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The prevalence of stress urinary incontinence in women

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VOL: 100, ISSUE: 20, PAGE NO: 71

Jeanette Haslam, MPhil, GradDip(Phys), MCSP, SRP, is senior visiting fellow, University of East London

Methodology of a survey


Methodology of a survey
A telephone survey was conducted in 2003 to examine the attitudes, awareness and impact of SUI on the daily lives of women with the condition and the corresponding perceptions among females in the general population. The survey was conducted in Australia, Canada, France, Germany, Italy, Mexico, Spain, Sweden and the UK. A total of 4,558 women over the age of 18 were contacted.



It was hoped that the survey would assist in a better understanding of SUI and how it impacts on women’s lives, as well as increasing awareness of the condition.



A woman was classified as having SUI by a positive response to the question: ‘Sometimes women will experience a leak or involuntary loss of urine when coughing, sneezing, laughing, or during physical activity. Have you experienced any of these symptoms in the past year?’



The response determined whether the woman was given the SUI or ‘general public’ (for people without symptoms of SUI) questionnaire. At least 500 women were surveyed in each of the nine countries.



Survey findings
In the UK, 502 women were interviewed of whom 206 responded positively to the SUI question, giving a prevalence rate for SUI of 41 per cent. In the nine countries surveyed, the UK prevalence rate was the second highest - Canada was higher (42 per cent). The lowest rate was in Spain (23 per cent). The survey average over all countries was 32 per cent (Fig 1). The overall prevalence rate for 18-34-year-olds was 18 per cent; for those in the 35-54 age group it was 37 per cent; and for those over 55 it was 39 per cent.



Almost half of those without symptoms of SUI believed that symptoms start at the age of 50 years but the survey revealed that two-thirds of those with SUI had symptoms before the age of 50.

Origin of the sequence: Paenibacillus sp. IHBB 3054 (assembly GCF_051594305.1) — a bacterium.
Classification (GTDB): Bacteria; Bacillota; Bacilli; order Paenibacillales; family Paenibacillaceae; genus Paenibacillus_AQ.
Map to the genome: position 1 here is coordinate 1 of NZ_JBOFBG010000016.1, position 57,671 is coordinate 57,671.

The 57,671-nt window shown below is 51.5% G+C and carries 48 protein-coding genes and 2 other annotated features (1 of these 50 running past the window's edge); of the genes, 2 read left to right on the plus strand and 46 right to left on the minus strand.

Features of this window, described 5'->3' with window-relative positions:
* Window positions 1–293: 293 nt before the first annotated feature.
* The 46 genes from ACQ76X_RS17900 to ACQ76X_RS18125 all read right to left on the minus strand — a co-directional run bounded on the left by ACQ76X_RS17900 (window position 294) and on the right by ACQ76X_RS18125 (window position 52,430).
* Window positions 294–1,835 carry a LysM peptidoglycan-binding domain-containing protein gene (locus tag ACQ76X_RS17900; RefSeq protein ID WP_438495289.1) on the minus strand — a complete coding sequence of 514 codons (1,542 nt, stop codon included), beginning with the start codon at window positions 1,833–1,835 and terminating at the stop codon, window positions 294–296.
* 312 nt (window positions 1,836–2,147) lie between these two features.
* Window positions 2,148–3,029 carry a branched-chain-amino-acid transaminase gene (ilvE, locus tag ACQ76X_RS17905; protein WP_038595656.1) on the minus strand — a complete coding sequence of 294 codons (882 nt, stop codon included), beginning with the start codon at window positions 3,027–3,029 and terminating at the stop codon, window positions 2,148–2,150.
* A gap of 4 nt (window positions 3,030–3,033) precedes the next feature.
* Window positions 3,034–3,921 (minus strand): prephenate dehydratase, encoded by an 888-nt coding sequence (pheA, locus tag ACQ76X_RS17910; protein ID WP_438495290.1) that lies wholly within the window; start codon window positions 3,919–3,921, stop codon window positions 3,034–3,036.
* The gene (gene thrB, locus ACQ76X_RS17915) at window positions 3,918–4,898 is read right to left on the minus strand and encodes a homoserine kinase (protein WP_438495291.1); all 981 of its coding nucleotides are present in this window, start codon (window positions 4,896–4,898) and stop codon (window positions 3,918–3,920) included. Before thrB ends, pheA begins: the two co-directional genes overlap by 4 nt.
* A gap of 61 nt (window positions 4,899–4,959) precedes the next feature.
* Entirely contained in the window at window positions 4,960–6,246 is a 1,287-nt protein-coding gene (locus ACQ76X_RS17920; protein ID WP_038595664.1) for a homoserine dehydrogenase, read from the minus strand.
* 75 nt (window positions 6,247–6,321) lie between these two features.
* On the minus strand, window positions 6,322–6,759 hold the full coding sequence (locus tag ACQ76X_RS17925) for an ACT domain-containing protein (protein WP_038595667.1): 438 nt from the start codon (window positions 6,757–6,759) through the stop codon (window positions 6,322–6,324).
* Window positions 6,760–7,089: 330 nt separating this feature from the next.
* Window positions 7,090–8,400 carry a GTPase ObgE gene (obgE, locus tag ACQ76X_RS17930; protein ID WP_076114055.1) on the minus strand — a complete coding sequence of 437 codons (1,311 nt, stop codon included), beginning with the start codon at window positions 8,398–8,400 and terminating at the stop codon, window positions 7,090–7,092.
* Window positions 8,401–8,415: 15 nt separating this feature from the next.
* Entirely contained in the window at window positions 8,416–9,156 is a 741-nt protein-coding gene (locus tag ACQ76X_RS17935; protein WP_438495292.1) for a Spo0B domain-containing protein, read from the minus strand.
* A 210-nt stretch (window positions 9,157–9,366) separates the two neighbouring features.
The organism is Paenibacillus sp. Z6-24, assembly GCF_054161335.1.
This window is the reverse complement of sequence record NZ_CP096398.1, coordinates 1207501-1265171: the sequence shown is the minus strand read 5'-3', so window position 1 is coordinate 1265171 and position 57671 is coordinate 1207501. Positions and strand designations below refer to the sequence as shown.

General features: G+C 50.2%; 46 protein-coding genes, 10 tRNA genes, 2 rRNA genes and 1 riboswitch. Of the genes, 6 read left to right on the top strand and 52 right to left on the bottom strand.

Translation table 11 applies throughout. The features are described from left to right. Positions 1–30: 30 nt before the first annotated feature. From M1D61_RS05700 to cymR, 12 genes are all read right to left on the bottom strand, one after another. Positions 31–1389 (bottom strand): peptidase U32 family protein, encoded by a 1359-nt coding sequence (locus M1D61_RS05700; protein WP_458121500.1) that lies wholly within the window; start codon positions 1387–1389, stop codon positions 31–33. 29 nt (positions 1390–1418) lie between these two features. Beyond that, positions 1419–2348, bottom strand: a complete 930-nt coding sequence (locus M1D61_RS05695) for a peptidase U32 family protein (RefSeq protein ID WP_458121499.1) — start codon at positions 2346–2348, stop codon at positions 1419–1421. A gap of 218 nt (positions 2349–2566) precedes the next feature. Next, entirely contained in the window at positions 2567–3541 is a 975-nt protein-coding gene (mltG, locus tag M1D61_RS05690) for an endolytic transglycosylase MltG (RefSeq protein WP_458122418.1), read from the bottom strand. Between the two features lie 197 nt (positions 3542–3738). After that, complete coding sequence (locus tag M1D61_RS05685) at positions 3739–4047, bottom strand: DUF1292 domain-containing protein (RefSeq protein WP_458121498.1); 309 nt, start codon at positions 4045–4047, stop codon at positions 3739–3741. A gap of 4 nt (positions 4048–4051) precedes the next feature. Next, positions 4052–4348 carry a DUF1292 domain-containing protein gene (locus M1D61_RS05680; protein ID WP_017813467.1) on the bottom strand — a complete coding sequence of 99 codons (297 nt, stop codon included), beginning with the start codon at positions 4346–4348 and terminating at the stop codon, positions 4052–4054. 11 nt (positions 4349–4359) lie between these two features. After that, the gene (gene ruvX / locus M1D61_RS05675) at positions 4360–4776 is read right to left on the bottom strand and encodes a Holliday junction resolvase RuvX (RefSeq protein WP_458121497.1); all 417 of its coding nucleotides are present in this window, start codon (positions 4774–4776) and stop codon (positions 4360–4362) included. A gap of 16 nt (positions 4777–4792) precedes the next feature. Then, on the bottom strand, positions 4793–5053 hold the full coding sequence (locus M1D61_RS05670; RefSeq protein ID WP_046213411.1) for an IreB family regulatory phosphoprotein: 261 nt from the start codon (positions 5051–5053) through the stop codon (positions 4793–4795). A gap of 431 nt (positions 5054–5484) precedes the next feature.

Women’s understanding It was reported that 71 per cent of the UK women with SUI did not know the correct name for the condition.



Causes of SUI When asked about the main cause of SUI there was a marked difference between the age groups. Of those women with SUI, 34 per cent of the younger women aged 18-24 years identified the main cause as drinking a lot of liquid, while 16 per cent of the 25-44 age group and 14 per cent of those over 45 believed the same.



An increase in fluid intake has only been found to have a modest positive relationship with the severity of incontinence in women over 55 with SUI (Wyman et al, 1991). There does not appear to be any research evidence to suggest that increased fluid intake is a cause of SUI.



Childbirth was believed to be the cause of SUI by 62 per cent of the middle-aged group, 26 per cent of the younger group and 39 per cent of the older group. Many authors have reported this as a cause (Persson et al, 2000; Samuelsson et al, 2000).



Ageing was another possible cause considered by the three age groups. Of the respondents over 45 years of age, 56 per cent believed that ageing was the main cause of SUI, while only 10 per cent of the younger group and 24 per cent of the middle group considered this to be the case. Although urinary incontinence is believed to increase with age, the EPINCONT study (Hannestad et al, 2000) showed that there is an increasing prevalence of SUI until the age of 49 years, which then steadily decreases.